I found George Will's Aug. 1 op-ed column on public television disappointing. As always, conservatives' objections to PBS stem from the most destructive pretension of modern capitalism -- namely, that that which is not profitable in the marketplace is not worthwhile. Recognizing the weakness of this argument, Will responds that cable has more than filled the need for such programming.
I am one of many fans of PBS and National Public Radio (NPR), however, who do not have cable simply because they cannot afford it. In addition to extraordinary programming, PBS and NPR are refreshing for me, if for no other reason than to escape the incessant drone of advertising that seems to accompany our lives more and more every day.
As the networks' dismal fall lineup gets ready to roll, I find comfort in knowing that at least a few corners of modern life, such as PBS, are not completely beholden to the dollar. This alone is reason for preserving it.
-- Derek Westfall
George Will claims that look-alike cable channels make public television unnecessary. The facts tell another story. It's PBS -- not CNN, Discovery or Nickelodeon -- that consistently leads television's most prestigious competitions. Last month, PBS received more news-and-documentary Emmy nominations than any other broadcast or cable network. And Will's let-them-eat-cable argument ignores the 24 million American families who don't subscribe to cable or a direct-broadcast satellite service, each of which costs hundreds of dollars a year.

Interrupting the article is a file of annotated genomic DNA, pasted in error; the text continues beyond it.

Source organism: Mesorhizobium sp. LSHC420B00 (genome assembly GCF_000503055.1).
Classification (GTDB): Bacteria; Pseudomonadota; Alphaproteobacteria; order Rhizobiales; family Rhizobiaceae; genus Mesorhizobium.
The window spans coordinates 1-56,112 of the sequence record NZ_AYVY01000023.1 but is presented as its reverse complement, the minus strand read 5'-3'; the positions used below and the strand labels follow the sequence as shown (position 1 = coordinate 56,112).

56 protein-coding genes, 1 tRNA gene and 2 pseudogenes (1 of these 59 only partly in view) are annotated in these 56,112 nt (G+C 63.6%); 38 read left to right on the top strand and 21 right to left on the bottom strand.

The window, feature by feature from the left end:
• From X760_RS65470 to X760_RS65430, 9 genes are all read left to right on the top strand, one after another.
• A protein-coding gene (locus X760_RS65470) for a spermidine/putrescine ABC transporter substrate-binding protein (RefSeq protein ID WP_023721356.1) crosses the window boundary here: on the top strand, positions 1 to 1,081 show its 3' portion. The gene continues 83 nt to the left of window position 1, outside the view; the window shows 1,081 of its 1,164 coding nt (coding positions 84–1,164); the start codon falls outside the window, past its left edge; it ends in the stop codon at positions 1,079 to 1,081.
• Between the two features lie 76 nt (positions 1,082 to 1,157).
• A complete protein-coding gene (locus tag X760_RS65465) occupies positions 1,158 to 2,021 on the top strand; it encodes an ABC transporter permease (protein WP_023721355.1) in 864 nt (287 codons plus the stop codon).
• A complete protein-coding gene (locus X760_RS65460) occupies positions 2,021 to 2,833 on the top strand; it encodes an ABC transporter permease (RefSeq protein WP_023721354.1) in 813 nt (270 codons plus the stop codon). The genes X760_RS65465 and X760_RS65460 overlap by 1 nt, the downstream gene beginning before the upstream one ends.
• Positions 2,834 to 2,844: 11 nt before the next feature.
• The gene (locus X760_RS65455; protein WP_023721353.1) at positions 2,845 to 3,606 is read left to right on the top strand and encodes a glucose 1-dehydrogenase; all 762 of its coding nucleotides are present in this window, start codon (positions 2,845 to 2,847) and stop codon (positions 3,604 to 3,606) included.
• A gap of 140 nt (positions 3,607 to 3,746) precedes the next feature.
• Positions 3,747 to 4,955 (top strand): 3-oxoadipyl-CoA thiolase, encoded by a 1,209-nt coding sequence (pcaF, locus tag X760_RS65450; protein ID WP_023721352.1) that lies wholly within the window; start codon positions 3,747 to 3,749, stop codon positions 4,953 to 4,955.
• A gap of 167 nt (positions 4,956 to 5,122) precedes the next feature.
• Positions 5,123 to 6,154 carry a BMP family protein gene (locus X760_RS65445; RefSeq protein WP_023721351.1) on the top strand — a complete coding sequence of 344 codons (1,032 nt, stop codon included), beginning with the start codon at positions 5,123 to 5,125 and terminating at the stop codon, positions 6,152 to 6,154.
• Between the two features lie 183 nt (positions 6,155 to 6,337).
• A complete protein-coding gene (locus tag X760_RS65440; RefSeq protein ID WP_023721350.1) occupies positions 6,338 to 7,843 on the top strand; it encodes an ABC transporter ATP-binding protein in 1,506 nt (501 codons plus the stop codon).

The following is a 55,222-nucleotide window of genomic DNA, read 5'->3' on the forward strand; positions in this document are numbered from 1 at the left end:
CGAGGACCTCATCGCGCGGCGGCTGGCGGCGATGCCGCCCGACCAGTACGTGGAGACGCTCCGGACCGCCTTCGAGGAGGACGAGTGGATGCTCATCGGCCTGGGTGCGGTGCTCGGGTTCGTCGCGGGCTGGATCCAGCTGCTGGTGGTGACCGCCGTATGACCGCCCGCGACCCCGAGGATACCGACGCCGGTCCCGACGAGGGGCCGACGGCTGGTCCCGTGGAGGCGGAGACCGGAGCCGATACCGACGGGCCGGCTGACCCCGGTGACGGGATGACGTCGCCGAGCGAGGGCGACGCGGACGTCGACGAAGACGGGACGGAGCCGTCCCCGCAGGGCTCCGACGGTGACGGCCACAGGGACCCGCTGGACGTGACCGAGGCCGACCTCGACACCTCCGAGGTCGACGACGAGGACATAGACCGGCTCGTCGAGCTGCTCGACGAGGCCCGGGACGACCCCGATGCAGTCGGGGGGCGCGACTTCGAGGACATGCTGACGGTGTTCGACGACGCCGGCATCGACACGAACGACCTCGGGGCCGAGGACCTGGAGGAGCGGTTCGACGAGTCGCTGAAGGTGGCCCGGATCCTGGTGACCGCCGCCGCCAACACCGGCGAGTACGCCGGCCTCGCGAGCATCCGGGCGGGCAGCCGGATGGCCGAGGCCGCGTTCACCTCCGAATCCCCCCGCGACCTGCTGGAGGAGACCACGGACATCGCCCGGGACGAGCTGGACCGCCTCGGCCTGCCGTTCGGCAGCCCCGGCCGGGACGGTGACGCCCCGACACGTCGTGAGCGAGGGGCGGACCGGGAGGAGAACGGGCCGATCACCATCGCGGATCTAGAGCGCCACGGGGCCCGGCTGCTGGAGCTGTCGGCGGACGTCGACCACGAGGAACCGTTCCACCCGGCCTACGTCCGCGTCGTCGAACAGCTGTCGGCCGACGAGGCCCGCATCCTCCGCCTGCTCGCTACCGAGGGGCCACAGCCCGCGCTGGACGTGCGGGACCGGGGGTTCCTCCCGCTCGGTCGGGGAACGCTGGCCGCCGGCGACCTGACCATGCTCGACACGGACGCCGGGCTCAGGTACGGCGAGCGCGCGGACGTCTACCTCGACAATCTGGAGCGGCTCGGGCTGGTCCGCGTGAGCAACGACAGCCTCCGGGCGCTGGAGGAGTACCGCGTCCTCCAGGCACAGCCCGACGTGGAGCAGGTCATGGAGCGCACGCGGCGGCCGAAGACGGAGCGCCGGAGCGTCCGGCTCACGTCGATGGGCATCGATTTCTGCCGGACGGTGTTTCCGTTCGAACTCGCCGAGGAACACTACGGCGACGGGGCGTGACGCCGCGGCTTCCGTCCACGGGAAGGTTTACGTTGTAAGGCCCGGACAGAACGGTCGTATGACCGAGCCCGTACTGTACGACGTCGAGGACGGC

Will is right about one thing. Our commercial counterparts are keenly interested in broadcasting our programs. The rub is that they have no inclination to create them on their own. After 30 years, where is commercial television's "Sesame Street"? It doesn't exist.
PBS and its member stations are the number-one television resource in the country for classroom programming, according to surveys by Cable in the Classroom. Our Adult Learning Service is the leading source of college telecourses in the nation, used by more than 450,000 students last year.
Public broadcasting's mission of education, culture and citizenship is as important today as it was three decades ago -- and as big a bargain. In a 1997 Roper poll, the American people ranked public radio and public television as the second- and third-best values for their federal tax dollars; only national defense ranked higher.
Who needs public broadcasting? Not Will, perhaps. But to judge from their viewing and listening choices, millions of Americans want and need it. We continue to serve them in ways unduplicated by commercial broadcasting and cable. And we do it all for less than the cost of one NFL football contract on one commercial channel.
-- Ervin S. Duggan
The writer is president and
chief executive officer of the Public